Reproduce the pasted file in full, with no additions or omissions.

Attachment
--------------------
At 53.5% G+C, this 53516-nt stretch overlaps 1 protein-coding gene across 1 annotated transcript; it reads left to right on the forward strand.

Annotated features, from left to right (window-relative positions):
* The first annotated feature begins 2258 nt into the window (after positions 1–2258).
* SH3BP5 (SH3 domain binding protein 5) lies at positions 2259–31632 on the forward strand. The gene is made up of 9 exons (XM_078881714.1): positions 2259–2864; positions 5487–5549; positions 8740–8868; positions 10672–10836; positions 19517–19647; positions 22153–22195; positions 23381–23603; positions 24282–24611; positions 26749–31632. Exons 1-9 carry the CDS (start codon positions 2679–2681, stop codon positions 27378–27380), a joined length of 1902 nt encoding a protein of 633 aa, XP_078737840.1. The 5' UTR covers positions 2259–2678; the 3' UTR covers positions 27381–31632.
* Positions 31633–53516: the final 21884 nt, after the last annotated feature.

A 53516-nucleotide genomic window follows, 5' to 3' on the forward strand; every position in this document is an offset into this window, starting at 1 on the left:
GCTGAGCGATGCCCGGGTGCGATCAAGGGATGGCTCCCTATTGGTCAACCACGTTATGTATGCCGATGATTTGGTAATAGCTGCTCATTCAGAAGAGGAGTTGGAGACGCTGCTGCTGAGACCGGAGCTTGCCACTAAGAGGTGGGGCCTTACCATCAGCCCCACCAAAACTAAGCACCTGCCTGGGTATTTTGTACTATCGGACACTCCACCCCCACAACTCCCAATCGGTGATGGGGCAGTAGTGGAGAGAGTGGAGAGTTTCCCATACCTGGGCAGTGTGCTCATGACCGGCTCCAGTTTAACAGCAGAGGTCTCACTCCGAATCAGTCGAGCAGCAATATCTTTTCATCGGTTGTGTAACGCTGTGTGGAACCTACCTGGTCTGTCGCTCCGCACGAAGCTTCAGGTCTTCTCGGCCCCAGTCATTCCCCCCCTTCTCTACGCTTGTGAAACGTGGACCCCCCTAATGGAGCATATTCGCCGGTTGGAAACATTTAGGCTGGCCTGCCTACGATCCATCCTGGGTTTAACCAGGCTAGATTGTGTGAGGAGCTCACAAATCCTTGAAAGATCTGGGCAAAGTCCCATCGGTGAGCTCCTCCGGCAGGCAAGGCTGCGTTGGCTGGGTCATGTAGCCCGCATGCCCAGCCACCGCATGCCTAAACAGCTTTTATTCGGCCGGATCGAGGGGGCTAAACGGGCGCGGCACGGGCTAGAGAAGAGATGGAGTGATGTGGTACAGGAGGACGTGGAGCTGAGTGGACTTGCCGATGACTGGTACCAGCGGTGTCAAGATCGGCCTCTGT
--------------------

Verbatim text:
At 53.5% G+C, this 53516-nt stretch overlaps 1 protein-coding gene across 1 annotated transcript; it reads left to right on the forward strand.

Annotated features, from left to right (window-relative positions):
* The first annotated feature begins 2258 nt into the window (after positions 1–2258).
* SH3BP5 (SH3 domain binding protein 5) lies at positions 2259–31632 on the forward strand. The gene is made up of 9 exons (XM_078881714.1): positions 2259–2864; positions 5487–5549; positions 8740–8868; positions 10672–10836; positions 19517–19647; positions 22153–22195; positions 23381–23603; positions 24282–24611; positions 26749–31632. Exons 1-9 carry the CDS (start codon positions 2679–2681, stop codon positions 27378–27380), a joined length of 1902 nt encoding a protein of 633 aa, XP_078737840.1. The 5' UTR covers positions 2259–2678; the 3' UTR covers positions 27381–31632.
* Positions 31633–53516: the final 21884 nt, after the last annotated feature.

A 53516-nucleotide genomic window follows, 5' to 3' on the forward strand; every position in this document is an offset into this window, starting at 1 on the left:
GCTGAGCGATGCCCGGGTGCGATCAAGGGATGGCTCCCTATTGGTCAACCACGTTATGTATGCCGATGATTTGGTAATAGCTGCTCATTCAGAAGAGGAGTTGGAGACGCTGCTGCTGAGACCGGAGCTTGCCACTAAGAGGTGGGGCCTTACCATCAGCCCCACCAAAACTAAGCACCTGCCTGGGTATTTTGTACTATCGGACACTCCACCCCCACAACTCCCAATCGGTGATGGGGCAGTAGTGGAGAGAGTGGAGAGTTTCCCATACCTGGGCAGTGTGCTCATGACCGGCTCCAGTTTAACAGCAGAGGTCTCACTCCGAATCAGTCGAGCAGCAATATCTTTTCATCGGTTGTGTAACGCTGTGTGGAACCTACCTGGTCTGTCGCTCCGCACGAAGCTTCAGGTCTTCTCGGCCCCAGTCATTCCCCCCCTTCTCTACGCTTGTGAAACGTGGACCCCCCTAATGGAGCATATTCGCCGGTTGGAAACATTTAGGCTGGCCTGCCTACGATCCATCCTGGGTTTAACCAGGCTAGATTGTGTGAGGAGCTCACAAATCCTTGAAAGATCTGGGCAAAGTCCCATCGGTGAGCTCCTCCGGCAGGCAAGGCTGCGTTGGCTGGGTCATGTAGCCCGCATGCCCAGCCACCGCATGCCTAAACAGCTTTTATTCGGCCGGATCGAGGGGGCTAAACGGGCGCGGCACGGGCTAGAGAAGAGATGGAGTGATGTGGTACAGGAGGACGTGGAGCTGAGTGGACTTGCCGATGACTGGTACCAGCGGTGTCAAGATCGGCCTCTGT